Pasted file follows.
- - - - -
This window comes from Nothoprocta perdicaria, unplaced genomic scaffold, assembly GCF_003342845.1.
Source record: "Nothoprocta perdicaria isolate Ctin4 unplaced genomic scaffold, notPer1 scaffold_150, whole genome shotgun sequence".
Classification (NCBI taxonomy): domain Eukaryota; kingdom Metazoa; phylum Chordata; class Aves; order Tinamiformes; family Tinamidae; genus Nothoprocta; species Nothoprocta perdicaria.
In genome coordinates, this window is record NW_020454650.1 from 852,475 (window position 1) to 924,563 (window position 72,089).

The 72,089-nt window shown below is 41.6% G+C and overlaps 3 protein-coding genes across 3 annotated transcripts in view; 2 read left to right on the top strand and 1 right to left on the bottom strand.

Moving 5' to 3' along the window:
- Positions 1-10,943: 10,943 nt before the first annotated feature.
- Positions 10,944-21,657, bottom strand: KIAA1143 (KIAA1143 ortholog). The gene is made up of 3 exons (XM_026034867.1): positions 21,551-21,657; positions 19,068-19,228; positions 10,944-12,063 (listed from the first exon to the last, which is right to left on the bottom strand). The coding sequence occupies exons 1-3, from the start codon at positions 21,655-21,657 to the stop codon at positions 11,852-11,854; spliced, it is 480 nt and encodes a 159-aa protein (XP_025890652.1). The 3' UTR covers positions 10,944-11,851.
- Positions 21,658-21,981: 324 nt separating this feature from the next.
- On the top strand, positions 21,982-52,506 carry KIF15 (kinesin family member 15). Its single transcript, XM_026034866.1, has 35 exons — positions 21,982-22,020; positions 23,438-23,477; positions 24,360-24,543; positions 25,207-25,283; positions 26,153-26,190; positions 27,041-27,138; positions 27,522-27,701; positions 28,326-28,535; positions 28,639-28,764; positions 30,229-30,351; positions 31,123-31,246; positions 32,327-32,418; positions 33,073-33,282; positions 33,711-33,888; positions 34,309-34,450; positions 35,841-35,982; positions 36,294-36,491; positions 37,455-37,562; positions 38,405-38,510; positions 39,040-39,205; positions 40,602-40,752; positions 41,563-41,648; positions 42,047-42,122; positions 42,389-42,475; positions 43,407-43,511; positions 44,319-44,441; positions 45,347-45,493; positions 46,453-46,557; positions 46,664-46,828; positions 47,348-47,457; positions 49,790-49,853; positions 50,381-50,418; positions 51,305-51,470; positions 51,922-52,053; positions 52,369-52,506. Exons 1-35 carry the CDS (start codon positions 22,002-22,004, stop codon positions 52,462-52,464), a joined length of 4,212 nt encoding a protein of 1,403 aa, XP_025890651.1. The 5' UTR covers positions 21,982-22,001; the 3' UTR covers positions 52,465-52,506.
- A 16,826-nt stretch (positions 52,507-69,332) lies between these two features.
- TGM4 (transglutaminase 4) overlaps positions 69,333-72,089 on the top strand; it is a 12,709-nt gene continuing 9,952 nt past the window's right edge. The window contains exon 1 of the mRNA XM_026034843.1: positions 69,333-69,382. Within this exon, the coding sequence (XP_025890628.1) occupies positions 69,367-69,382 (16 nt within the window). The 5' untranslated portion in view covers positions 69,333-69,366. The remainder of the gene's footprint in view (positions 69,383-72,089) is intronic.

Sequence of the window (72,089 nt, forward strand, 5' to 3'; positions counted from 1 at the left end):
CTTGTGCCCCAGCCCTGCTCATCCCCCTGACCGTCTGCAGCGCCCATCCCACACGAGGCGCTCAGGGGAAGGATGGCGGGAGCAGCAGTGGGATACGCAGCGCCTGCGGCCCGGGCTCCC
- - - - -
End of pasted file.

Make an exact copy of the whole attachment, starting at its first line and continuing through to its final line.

This window comes from Nothoprocta perdicaria, unplaced genomic scaffold, assembly GCF_003342845.1.
Source record: "Nothoprocta perdicaria isolate Ctin4 unplaced genomic scaffold, notPer1 scaffold_150, whole genome shotgun sequence".
Classification (NCBI taxonomy): domain Eukaryota; kingdom Metazoa; phylum Chordata; class Aves; order Tinamiformes; family Tinamidae; genus Nothoprocta; species Nothoprocta perdicaria.
In genome coordinates, this window is record NW_020454650.1 from 852,475 (window position 1) to 924,563 (window position 72,089).

The 72,089-nt window shown below is 41.6% G+C and overlaps 3 protein-coding genes across 3 annotated transcripts in view; 2 read left to right on the top strand and 1 right to left on the bottom strand.

Moving 5' to 3' along the window:
- Positions 1-10,943: 10,943 nt before the first annotated feature.
- Positions 10,944-21,657, bottom strand: KIAA1143 (KIAA1143 ortholog). The gene is made up of 3 exons (XM_026034867.1): positions 21,551-21,657; positions 19,068-19,228; positions 10,944-12,063 (listed from the first exon to the last, which is right to left on the bottom strand). The coding sequence occupies exons 1-3, from the start codon at positions 21,655-21,657 to the stop codon at positions 11,852-11,854; spliced, it is 480 nt and encodes a 159-aa protein (XP_025890652.1). The 3' UTR covers positions 10,944-11,851.
- Positions 21,658-21,981: 324 nt separating this feature from the next.
- On the top strand, positions 21,982-52,506 carry KIF15 (kinesin family member 15). Its single transcript, XM_026034866.1, has 35 exons — positions 21,982-22,020; positions 23,438-23,477; positions 24,360-24,543; positions 25,207-25,283; positions 26,153-26,190; positions 27,041-27,138; positions 27,522-27,701; positions 28,326-28,535; positions 28,639-28,764; positions 30,229-30,351; positions 31,123-31,246; positions 32,327-32,418; positions 33,073-33,282; positions 33,711-33,888; positions 34,309-34,450; positions 35,841-35,982; positions 36,294-36,491; positions 37,455-37,562; positions 38,405-38,510; positions 39,040-39,205; positions 40,602-40,752; positions 41,563-41,648; positions 42,047-42,122; positions 42,389-42,475; positions 43,407-43,511; positions 44,319-44,441; positions 45,347-45,493; positions 46,453-46,557; positions 46,664-46,828; positions 47,348-47,457; positions 49,790-49,853; positions 50,381-50,418; positions 51,305-51,470; positions 51,922-52,053; positions 52,369-52,506. Exons 1-35 carry the CDS (start codon positions 22,002-22,004, stop codon positions 52,462-52,464), a joined length of 4,212 nt encoding a protein of 1,403 aa, XP_025890651.1. The 5' UTR covers positions 21,982-22,001; the 3' UTR covers positions 52,465-52,506.
- A 16,826-nt stretch (positions 52,507-69,332) lies between these two features.
- TGM4 (transglutaminase 4) overlaps positions 69,333-72,089 on the top strand; it is a 12,709-nt gene continuing 9,952 nt past the window's right edge. The window contains exon 1 of the mRNA XM_026034843.1: positions 69,333-69,382. Within this exon, the coding sequence (XP_025890628.1) occupies positions 69,367-69,382 (16 nt within the window). The 5' untranslated portion in view covers positions 69,333-69,366. The remainder of the gene's footprint in view (positions 69,383-72,089) is intronic.

Sequence of the window (72,089 nt, forward strand, 5' to 3'; positions counted from 1 at the left end):
CTTGTGCCCCAGCCCTGCTCATCCCCCTGACCGTCTGCAGCGCCCATCCCACACGAGGCGCTCAGGGGAAGGATGGCGGGAGCAGCAGTGGGATACGCAGCGCCTGCGGCCCGGGCTCCC